It's not exactly Jaws, but Tulane University is hosting a unique guest—a small and very rare species of shark, nicknamed the “pocket shark.” Just five and a half inches long, the specimen is archived in the Royal D. Suttkus Fish Collection at the Tulane Biodiversity Research Institute in Belle Chasse, Louisiana.
The only other known specimen of this kind of shark was captured 36 years ago off the coast of Chile. Housed at the Zoological Museum in St. Petersburg, Russia, it was named Mollisquama parini.
Tulane’s specimen was collected in February 2010 near the site of the Deepwater Horizon spill by the National Oceanographic and Atmospheric Administration’s (NOAA) ship Pisces, during a mission to study sperm whale feeding. NOAA researcher Mark Grace discovered the shark in the freezer at NOAA’s Pascagoula, Mississippi, laboratory in 2013.
“He contacted us and asked if we would archive the specimen and allow him to access it for study,” says Hank Bart, Professor of Ecology and Evolutionary Biology and Director and Curator of Fishes, Tulane University Museum of Natural History.
Grace and Tulane postdoctoral researcher Michael Doosey undertook a study to determine what species it was. “They noticed the circular rows of teeth and suspected it was a member of the kitefin shark family, Dalatiidae, which includes cookiecutter sharks,” says Bart.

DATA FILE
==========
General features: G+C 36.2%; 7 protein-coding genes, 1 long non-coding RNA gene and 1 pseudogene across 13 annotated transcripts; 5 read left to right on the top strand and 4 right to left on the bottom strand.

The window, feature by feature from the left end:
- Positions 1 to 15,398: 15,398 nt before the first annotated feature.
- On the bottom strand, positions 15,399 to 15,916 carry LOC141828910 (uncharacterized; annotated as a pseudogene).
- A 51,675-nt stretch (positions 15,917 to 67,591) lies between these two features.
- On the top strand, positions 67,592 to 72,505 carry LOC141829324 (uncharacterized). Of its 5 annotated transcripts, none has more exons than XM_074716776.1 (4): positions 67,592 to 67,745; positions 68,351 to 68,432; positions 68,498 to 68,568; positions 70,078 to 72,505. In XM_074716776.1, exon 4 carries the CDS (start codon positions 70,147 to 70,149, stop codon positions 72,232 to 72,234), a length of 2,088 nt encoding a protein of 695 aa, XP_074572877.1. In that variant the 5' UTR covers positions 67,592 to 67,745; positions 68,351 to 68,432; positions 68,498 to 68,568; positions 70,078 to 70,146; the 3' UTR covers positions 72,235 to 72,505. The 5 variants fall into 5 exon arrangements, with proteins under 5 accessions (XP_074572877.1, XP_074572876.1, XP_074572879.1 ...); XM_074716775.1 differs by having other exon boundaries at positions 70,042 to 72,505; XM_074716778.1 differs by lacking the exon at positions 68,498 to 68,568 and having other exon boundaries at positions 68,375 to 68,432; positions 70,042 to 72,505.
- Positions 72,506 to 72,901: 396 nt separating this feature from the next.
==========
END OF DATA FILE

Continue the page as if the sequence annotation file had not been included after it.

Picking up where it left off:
Fish scientist Gavin Naylor of Hollings Marine Lab and Medical University of South Carolina provided genetic confirmation of this hypothesis.
“Because our taxonomic evaluation of the Gulf specimen is ongoing, we are referring to it as Mollisquama sp., rather than described species M. parini.” Bart says.
“This find highlights how little we know about the Gulf of Mexico,” says Bart. “It also highlights the importance of marine surveys by agencies like NOAA Fisheries and the detective work of NOAA scientists like Mark Grace. Without this work, we never would have discovered the Gulf specimen of Mollisquama sp.”